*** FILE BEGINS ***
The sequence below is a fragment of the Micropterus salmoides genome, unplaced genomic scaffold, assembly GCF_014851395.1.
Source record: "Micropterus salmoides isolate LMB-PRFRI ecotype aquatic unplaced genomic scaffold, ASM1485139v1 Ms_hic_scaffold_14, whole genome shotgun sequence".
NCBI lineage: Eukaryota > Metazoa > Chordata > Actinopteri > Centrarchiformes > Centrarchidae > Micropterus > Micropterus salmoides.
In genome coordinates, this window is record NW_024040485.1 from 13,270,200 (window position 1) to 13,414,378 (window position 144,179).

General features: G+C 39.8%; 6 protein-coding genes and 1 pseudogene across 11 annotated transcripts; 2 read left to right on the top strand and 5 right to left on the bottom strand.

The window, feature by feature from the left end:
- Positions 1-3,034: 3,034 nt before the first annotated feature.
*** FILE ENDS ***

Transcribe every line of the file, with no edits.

The sequence below is a fragment of the Micropterus salmoides genome, unplaced genomic scaffold, assembly GCF_014851395.1.
Source record: "Micropterus salmoides isolate LMB-PRFRI ecotype aquatic unplaced genomic scaffold, ASM1485139v1 Ms_hic_scaffold_14, whole genome shotgun sequence".
NCBI lineage: Eukaryota > Metazoa > Chordata > Actinopteri > Centrarchiformes > Centrarchidae > Micropterus > Micropterus salmoides.
In genome coordinates, this window is record NW_024040485.1 from 13,270,200 (window position 1) to 13,414,378 (window position 144,179).

General features: G+C 39.8%; 6 protein-coding genes and 1 pseudogene across 11 annotated transcripts; 2 read left to right on the top strand and 5 right to left on the bottom strand.

The window, feature by feature from the left end:
- Positions 1-3,034: 3,034 nt before the first annotated feature.